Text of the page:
Category Archives: Inside

In the Company of Butter

I am here.

I exist right now, in this place.

My hand is guiding my pen across this paper.

This ink is spreading, seeping into the pores of the yellow cellulose, forever staining it in squiggles and slashes.

I am here, and the time is now.

I have a kettle on the stove, fresh-ground coffee in the press, and a loaf of bread cooking in the over.

The sun is rising. My brain is waking up, too.

Here I am, in this chair, with this pen, making these words.

Soon enough, the kettle will whistle its shrill song.

Soon enough, my mouth will pucker and sip at the morning’s first swallow of warm, bitter coffee.

Soon enough, all the other things will happen today, tomorrow, next week.

But for right now, this moment, my left elbow rests firmly on the kitchen table, supporting my forearm, my hand, my head, my thoughts.

For right now, the small of my back has a tiny ache from a deep night’s sleep.

For right now, a block of butter, softening in the morning’s warmth, keeps me company as I hold off all those other things and just exist.



Love School

My old friend and college roomie, Jonathan, was up from Atlanta to visit last night. It’s been a decade since our last visit but we immediately went deep with our conversation.

“What’s the point of all this,” he asked, waving his hand around my small kitchen, but including the whole world; our entire existence. “Why are we here? I’ve been thinking a whole lot about this lately.

“I think it’s to learn to love.”

Continue reading Love School

My personal baseline

What’s your personal baseline? What are those things you must have, you must do? Do you know how to find it?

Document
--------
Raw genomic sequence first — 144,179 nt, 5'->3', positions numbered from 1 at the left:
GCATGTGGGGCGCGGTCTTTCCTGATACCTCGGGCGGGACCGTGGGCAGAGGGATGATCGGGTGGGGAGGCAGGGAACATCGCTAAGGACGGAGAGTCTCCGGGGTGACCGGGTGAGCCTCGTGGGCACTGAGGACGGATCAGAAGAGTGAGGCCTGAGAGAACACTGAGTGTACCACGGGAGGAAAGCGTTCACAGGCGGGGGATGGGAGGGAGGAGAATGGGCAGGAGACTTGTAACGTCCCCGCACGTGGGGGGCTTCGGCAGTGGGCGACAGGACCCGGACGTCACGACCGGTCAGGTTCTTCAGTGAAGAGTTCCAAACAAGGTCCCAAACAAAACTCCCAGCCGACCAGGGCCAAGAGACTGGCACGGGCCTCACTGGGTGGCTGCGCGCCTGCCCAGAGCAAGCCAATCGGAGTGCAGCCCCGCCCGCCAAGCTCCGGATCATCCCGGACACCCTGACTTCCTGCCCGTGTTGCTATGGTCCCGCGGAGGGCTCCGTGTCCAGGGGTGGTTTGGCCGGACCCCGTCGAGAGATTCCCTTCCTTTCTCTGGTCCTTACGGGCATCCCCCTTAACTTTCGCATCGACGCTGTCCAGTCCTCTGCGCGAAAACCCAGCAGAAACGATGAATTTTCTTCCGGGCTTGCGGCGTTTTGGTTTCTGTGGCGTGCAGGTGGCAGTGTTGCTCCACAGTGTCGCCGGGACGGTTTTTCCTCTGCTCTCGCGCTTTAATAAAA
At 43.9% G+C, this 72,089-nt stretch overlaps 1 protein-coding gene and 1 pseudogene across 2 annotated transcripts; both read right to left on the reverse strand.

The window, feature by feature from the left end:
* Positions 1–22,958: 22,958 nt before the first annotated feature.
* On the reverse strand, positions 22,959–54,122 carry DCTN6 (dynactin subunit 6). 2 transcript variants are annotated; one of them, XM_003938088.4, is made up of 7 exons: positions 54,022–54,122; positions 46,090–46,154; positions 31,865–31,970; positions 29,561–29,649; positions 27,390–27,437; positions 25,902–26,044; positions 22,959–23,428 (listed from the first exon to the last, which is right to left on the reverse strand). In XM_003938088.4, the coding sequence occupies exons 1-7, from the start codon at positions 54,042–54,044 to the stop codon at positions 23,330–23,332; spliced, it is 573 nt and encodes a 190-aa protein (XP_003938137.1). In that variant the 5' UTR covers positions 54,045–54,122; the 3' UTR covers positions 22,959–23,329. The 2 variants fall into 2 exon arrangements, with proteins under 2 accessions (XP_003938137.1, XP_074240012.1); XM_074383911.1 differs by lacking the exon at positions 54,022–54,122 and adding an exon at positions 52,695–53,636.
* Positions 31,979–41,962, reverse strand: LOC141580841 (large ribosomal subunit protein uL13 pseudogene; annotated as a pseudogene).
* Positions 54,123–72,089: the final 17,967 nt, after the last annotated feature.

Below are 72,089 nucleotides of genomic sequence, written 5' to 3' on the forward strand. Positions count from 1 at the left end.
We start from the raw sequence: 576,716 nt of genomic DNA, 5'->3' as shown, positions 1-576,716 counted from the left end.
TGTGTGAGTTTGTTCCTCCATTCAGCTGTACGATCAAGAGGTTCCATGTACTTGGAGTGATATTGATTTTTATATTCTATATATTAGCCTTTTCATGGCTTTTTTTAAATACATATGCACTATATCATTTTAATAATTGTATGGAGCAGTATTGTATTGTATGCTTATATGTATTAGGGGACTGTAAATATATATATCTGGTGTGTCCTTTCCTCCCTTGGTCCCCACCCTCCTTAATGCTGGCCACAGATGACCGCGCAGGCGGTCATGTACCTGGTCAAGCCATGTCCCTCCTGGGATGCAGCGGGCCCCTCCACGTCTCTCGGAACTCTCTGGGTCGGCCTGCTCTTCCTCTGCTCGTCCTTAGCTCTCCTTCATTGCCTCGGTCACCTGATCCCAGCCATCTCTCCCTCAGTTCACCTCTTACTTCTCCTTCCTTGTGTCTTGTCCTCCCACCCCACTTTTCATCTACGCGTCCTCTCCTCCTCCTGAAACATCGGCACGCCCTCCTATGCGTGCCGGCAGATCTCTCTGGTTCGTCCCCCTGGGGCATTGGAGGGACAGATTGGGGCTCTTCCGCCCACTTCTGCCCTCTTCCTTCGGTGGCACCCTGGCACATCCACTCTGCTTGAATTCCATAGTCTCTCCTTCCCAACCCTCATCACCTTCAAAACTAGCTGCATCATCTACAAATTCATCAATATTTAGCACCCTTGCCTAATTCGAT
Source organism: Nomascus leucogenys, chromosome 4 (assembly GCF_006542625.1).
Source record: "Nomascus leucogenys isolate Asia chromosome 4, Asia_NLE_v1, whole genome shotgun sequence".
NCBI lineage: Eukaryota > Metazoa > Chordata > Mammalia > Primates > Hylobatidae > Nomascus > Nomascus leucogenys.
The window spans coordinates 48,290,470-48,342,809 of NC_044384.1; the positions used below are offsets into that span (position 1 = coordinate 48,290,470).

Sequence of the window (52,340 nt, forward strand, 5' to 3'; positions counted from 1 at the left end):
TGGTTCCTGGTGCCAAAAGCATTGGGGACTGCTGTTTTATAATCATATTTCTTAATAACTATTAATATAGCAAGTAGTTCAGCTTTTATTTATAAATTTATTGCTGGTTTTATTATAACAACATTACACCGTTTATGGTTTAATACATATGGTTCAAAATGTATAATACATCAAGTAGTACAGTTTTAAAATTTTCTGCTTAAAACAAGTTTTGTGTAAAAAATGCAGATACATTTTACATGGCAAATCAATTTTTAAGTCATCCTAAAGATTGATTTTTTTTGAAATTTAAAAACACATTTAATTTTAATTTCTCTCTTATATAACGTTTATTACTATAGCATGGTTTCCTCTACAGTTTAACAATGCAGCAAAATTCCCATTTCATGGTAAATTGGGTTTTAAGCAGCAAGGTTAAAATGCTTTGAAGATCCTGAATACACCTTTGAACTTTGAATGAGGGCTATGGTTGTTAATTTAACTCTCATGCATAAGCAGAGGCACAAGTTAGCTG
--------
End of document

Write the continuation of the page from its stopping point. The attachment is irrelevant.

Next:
Here’s my process:

I ask myself a bunch of questions like these…

  • Am I happy?
  • Can I do the things I’d like to do? (Can I chase my dreams? Can I see the sunrise from my yard?)
  • What can I do better?
  • How can I make the world a better place?
  • Do I have what I need?

…and I try to listen closely to the answers. Here are this morning’s:

Continue reading My personal baseline

How to write

Going through some older files and found this advice I wrote for someone (me?):

Here’s my advice about writing, distilled just for you from my degree, from my published and unpublished works, and from conversations with other writers about their processes:

1. It’s all about planting your butt in your chair. You show up every fraking day. You write every fraking day. You gladly grab onto the shirtails of your muse when it decides to show up, but you’re at your desk regardless. You turn off your internal editor and spew thousands of words of drek. You stash the drek in a drawer. You come back to it in six months, and sift it, looking for the few nuggets that are sure to be there. Assemble the nuggets. Smelt them. Forge them. Polish them. Sell them. And then do it again.

2. There is no writer’s block. There is only “not writing.” There are plenty of excuses for not writing. There are even good reasons to be not writing (like making dinner for family!). If you find yourself staring at a blank page, simply begin writing. Here’s your first paragraph: “I don’t know what the fuck to write. I’d rather be anywhere else, doing anything else. This sucks. This writing sucks. This story sucks, too. But here we go anyway.” If after writing that first paragraph, you find yourself still not writing, go back and write it again. Do it as many times as it takes for your brain to get bored of it and start writing something else. My personal record is three-and-a-half pages of that garbage. But fuck it; paper’s cheap.